We hear the woman’s call to her beloved at the beginning, center, and closing of this poem; her voice is counterpointed by the Women of Jerusalem, her brothers and her beloved. Some scholars interpret this as a collection of unrelated fragments from other poems, while others read it as a dramatic scene that includes the voices from other poems in an affirmation that the love between the man and woman has overcome opposition and fear. The woman’s wish that her beloved were her ‘brother”, like his reference to her as “my sister, my bride” (4:9), expresses her closeness to him, the sense that they have always been together and share a bond as deep as family—the fundamental bond in this ancient clan culture. Lines 8:6-7 are often read at weddings today; they evoke both the legal aspects of marriage (the “seal” of ownership) and the cosmic dimension of a love that cannot be contained or regulated (“for love is a strong as death . . . a raging flame . . . rushing waters cannot quench love”).
These lines were the focus of Bishop Curry’s sermon at the royal wedding this spring:
The Very Rev. Michael Curry, Presiding Bishop of the Episcopal Church
The Power of Love – May 19, 2018
The late Dr Martin Luther King Jr. once said, and I quote: "We must discover the power of love, the redemptive power of love. And when we do that, we will make of this old world a new world, for love is the only way."
. . . . There's power in love. There's power in love to help and heal when nothing else can.
There's power in love to lift up and liberate when nothing else will.
There's power in love to show us the way to live.
“Set me as a seal on your heart... a seal on your arm, for love is as strong as death. . . .”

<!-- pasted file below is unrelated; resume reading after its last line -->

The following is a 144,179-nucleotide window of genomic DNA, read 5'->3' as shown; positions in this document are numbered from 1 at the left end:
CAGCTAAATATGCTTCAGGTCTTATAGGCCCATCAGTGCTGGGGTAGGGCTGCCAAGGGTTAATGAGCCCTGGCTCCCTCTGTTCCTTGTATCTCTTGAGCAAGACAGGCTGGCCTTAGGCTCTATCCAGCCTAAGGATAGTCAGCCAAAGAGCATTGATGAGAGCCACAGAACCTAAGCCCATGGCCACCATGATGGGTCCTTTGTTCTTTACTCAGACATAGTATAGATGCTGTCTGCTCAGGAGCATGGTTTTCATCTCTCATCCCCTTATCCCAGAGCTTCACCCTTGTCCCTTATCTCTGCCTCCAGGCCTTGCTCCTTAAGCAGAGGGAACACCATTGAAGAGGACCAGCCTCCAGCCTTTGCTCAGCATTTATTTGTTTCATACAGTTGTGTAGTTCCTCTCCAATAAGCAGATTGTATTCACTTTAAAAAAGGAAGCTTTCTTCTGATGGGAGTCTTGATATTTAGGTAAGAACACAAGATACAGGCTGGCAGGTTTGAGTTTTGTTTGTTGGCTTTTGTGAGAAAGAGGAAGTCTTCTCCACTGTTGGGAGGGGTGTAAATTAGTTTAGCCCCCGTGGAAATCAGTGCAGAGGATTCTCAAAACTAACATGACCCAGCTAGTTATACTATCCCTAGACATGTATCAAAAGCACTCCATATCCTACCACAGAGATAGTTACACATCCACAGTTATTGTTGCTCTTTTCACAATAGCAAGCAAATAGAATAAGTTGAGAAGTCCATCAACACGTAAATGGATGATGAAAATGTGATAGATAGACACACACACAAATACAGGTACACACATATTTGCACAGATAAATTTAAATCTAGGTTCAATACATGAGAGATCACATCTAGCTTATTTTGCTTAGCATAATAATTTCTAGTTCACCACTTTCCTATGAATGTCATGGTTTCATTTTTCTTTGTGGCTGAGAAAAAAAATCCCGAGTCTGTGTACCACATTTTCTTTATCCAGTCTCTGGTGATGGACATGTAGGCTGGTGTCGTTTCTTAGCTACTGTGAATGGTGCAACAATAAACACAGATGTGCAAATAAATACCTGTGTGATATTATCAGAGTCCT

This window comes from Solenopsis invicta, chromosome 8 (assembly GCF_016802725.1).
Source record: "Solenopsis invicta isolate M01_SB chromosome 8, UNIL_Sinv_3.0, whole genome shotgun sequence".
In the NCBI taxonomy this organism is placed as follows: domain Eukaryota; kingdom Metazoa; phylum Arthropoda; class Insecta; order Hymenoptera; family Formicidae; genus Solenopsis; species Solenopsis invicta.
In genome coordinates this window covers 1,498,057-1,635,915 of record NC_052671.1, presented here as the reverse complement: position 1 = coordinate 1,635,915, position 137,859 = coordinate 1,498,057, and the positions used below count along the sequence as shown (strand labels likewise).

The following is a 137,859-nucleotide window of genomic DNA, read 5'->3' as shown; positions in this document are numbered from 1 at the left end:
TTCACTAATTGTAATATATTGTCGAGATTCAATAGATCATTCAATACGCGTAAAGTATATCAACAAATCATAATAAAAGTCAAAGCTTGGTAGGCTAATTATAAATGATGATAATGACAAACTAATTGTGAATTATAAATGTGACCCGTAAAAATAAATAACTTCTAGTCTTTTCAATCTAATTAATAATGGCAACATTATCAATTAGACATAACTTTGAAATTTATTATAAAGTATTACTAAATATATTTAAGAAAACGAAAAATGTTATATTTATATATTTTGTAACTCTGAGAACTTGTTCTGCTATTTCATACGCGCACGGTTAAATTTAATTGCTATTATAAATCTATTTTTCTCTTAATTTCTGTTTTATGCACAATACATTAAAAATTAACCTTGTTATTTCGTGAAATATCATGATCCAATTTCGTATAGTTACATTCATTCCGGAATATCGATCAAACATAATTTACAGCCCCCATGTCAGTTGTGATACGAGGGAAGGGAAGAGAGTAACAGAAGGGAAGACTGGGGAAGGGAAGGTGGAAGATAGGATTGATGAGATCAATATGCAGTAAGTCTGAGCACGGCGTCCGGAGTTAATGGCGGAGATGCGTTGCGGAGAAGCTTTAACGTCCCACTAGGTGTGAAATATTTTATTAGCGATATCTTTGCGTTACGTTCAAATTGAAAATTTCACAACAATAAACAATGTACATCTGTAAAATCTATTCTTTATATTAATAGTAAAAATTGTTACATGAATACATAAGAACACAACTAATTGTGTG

That's what love is. Love is not selfish and self-centered. Love can be sacrificial, and in so doing, becomes redemptive. And that way of unselfish, sacrificial, redemptive love changes lives, and it can change this world.
If you don't believe me, just stop and imagine. Think and imagine a world where love is the way. . . .
When love is the way, then no child will go to bed hungry in this world ever again.
When love is the way, we will let justice roll down like a mighty stream and righteousness like an ever-flowing brook.
When love is the way, poverty will become history. When love is the way, the earth will be a sanctuary.
When love is the way, we will lay down our swords and shields, down by the riverside, to study war no more.
When love is the way, there's plenty good room - plenty good room - for all of God's children.
Because when love is the way, we actually treat each other, well... like we are actually family.
When love is the way, we know that God is the source of us all, and we are brothers and sisters, children of God.
My brothers and sisters, that's a new heaven, a new earth, a new world, a new human family. . . .
Dr King was right: we must discover love - the redemptive power of love. And when we do that, we will make of this old world, a new world.